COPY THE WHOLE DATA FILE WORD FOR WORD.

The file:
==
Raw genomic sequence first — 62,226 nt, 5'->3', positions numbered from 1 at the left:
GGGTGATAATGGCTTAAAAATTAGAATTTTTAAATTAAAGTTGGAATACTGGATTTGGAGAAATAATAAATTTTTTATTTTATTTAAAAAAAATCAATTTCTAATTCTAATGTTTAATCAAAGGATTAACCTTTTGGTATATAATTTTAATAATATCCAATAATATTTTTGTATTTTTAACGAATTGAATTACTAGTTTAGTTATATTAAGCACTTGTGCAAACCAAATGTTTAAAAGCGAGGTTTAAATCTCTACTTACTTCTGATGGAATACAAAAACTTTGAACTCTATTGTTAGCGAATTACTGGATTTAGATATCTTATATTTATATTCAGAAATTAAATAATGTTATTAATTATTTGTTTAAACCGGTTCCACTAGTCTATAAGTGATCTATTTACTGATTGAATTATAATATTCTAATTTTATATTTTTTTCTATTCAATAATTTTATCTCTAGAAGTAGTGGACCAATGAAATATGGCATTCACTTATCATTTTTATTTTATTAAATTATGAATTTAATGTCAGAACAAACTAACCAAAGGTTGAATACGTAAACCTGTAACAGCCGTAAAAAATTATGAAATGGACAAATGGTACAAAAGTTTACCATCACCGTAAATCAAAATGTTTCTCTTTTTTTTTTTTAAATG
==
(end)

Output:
Raw genomic sequence first — 62,226 nt, 5'->3', positions numbered from 1 at the left:
GGGTGATAATGGCTTAAAAATTAGAATTTTTAAATTAAAGTTGGAATACTGGATTTGGAGAAATAATAAATTTTTTATTTTATTTAAAAAAAATCAATTTCTAATTCTAATGTTTAATCAAAGGATTAACCTTTTGGTATATAATTTTAATAATATCCAATAATATTTTTGTATTTTTAACGAATTGAATTACTAGTTTAGTTATATTAAGCACTTGTGCAAACCAAATGTTTAAAAGCGAGGTTTAAATCTCTACTTACTTCTGATGGAATACAAAAACTTTGAACTCTATTGTTAGCGAATTACTGGATTTAGATATCTTATATTTATATTCAGAAATTAAATAATGTTATTAATTATTTGTTTAAACCGGTTCCACTAGTCTATAAGTGATCTATTTACTGATTGAATTATAATATTCTAATTTTATATTTTTTTCTATTCAATAATTTTATCTCTAGAAGTAGTGGACCAATGAAATATGGCATTCACTTATCATTTTTATTTTATTAAATTATGAATTTAATGTCAGAACAAACTAACCAAAGGTTGAATACGTAAACCTGTAACAGCCGTAAAAAATTATGAAATGGACAAATGGTACAAAAGTTTACCATCACCGTAAATCAAAATGTTTCTCTTTTTTTTTTTTAAATG